‘Hava Nagila’ and the Resurrection
“I don’t talk politics, and I don’t talk religion!” Ninety-year-old Ruth stood 4 feet 10 inches tall in the doorway of her home, arms folded across her chest, eyeing us suspiciously as we introduced ourselves and began working in her yard, trimming bushes.
As Friends of Israel interns back then, we delighted in showing God’s love to this German-Jewish Holocaust survivor by working in her yard and helping with housework. This was my first meeting with Ruth, but it would not be my last.
Over the next four years, I developed a deep friendship with her, running errands, taking her to the doctor, attending classical concerts with her, and taking road trips together. We even shared a cabin on a weeklong cruise to Mexico.
One evening on the cruise ship, Ruth decided to go to the karaoke show on Deck 7. When we arrived, she pushed her walker to the front of the line to register her song request: “Hava Nagila,” a Jewish folk song that means “let us rejoice.”
The audience applauded as she maneuvered her walker to center stage. Explaining that the staff didn’t have the music, she declared she would sing a cappella. Silence blanketed the room as people exchanged smiles. Always the entertainer, Ruth set her walker to the side, stepped up to the microphone, and sang. She captivated the entire audience, which soon began clapping and singing with her. Everyone loved her! When she finished, we were all on our feet applauding. Her face was radiant as she smiled and took a bow.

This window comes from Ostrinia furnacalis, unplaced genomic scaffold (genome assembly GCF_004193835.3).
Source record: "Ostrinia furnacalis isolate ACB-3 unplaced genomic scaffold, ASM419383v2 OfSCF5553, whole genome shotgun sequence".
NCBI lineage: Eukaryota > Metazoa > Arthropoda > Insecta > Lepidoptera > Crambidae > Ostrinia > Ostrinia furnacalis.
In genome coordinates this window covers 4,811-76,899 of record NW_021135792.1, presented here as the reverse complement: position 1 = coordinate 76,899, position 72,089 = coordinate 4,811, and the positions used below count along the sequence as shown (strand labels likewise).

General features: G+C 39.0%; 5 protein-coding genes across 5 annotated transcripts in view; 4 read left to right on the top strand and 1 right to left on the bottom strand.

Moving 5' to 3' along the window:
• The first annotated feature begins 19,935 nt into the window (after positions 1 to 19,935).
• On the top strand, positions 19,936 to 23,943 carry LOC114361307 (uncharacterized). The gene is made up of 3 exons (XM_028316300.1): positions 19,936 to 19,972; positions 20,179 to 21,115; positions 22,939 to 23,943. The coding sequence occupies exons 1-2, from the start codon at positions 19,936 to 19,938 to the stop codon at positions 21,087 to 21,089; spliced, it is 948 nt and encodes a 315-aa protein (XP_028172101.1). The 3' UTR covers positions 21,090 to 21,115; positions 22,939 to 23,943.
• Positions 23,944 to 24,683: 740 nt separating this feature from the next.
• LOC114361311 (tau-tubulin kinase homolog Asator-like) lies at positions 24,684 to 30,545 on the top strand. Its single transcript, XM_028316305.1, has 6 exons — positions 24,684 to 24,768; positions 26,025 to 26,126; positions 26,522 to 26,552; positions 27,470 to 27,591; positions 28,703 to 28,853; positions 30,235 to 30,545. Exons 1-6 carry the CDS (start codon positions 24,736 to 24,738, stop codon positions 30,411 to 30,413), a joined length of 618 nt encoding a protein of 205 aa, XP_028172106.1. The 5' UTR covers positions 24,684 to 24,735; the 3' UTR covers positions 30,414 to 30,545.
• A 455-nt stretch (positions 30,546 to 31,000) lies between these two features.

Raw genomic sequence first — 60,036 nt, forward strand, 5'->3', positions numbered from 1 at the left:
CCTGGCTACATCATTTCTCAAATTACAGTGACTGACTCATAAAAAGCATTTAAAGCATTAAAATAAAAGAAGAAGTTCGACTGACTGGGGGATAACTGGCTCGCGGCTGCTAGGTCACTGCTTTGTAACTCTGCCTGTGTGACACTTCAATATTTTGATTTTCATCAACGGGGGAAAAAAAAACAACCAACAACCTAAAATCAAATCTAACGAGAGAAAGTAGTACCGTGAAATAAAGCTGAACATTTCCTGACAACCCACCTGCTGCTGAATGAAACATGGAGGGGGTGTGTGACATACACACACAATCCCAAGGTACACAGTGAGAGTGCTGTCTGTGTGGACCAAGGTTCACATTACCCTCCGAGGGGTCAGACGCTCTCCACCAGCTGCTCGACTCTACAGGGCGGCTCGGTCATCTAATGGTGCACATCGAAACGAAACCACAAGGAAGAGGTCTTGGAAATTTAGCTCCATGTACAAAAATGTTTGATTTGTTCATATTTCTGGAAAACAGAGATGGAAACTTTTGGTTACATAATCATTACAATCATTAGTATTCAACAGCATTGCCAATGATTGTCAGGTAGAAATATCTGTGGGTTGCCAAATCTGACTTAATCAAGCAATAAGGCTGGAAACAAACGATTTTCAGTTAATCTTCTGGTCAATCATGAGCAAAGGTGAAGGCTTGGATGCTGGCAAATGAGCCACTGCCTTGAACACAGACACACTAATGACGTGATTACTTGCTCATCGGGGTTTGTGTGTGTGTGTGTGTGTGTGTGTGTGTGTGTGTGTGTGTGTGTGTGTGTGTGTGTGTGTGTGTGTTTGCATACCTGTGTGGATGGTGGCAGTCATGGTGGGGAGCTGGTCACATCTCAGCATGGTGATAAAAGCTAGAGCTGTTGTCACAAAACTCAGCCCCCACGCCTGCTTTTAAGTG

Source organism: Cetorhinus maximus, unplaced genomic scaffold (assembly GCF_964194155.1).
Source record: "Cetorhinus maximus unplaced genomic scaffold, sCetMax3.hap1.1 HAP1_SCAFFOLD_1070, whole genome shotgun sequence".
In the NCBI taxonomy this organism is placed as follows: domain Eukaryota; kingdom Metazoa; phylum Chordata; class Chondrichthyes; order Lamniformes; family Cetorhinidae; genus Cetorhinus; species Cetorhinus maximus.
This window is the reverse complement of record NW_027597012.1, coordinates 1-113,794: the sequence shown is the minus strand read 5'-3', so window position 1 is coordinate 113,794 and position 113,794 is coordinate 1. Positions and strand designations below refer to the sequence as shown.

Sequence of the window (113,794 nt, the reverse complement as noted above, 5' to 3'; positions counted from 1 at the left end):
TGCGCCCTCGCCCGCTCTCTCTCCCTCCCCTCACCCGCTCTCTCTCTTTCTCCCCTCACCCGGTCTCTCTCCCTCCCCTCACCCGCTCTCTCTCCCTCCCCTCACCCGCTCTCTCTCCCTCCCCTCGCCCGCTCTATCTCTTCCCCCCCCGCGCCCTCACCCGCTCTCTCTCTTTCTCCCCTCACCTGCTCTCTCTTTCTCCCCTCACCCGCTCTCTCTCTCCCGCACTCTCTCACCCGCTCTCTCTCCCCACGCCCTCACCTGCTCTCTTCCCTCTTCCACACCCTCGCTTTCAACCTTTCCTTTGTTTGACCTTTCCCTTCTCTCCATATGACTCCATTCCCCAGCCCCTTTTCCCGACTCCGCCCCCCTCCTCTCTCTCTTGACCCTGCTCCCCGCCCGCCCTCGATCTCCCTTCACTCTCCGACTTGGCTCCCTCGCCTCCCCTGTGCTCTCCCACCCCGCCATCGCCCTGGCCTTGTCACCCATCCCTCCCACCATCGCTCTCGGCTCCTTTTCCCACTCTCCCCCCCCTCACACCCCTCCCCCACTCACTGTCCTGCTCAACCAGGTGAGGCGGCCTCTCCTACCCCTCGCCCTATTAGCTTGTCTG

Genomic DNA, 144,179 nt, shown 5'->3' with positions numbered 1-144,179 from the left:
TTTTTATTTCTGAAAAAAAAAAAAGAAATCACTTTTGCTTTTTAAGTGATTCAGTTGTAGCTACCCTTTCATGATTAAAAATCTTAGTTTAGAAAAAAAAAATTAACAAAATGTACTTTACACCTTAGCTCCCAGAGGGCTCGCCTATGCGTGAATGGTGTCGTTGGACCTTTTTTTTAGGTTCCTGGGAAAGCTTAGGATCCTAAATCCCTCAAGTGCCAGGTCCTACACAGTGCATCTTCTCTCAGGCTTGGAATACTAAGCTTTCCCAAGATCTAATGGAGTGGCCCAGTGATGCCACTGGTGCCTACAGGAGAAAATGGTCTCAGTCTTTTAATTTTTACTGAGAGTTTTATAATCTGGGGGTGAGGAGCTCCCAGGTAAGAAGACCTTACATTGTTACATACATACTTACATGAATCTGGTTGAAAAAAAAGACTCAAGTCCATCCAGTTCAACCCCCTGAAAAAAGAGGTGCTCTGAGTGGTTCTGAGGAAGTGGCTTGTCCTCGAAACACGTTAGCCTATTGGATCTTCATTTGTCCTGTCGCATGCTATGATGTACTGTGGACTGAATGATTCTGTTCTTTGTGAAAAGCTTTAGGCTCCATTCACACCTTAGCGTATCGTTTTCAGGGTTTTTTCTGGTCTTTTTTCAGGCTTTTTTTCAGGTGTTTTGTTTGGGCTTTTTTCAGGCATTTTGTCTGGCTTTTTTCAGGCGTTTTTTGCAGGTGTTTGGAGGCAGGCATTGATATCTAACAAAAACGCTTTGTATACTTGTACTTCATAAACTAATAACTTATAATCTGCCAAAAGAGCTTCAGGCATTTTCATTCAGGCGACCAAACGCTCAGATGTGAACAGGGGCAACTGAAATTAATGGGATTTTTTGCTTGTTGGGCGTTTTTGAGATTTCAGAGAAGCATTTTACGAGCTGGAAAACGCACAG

Later that year, we planned her 94th birthday party unaware that, one month later, I would be standing by her hospital bed, holding her hand. This spunky lady now looked at me with weary eyes, and I knew we didn’t have much more time together.
In the past, Ruth always changed the subject when the subject was God, but her demeanor now was different. As I began to share my faith and tell her about God’s love for her through Messiah Jesus, she responded affirmatively; and we shared a sweet moment of prayer together. Two weeks later, she passed away, and I was left with memories of the past and a wonderful hope for the future.
Those of us who believe in Jesus have every reason to rejoice in His resurrection. His resurrection ensures our resurrection. The Jewish apostle Paul put it this way:
But I do not want you to be ignorant, brethren, concerning those who have fallen asleep [died], lest you sorrow as others who have no hope. For if we believe that Jesus died and rose again, even so God will bring with Him those who sleep in Jesus. For this we say to you by the word of the Lord, that we who are alive and remain until the coming of the Lord will by no means precede those who are asleep. For the Lord Himself will descend from heaven with a shout, with the voice of an archangel, and with the trumpet of God. And the dead in Christ will rise first. Then we who are alive and remain shall be caught up together with them in the clouds to meet the Lord in the air. And thus we shall always be with the Lord (1 Th. 4:13–17).
My ultimate hope is based on the bodily resurrection of Jesus Christ. Someday, I will see Ruth again; and maybe we’ll even sing “Hava Nagila” together.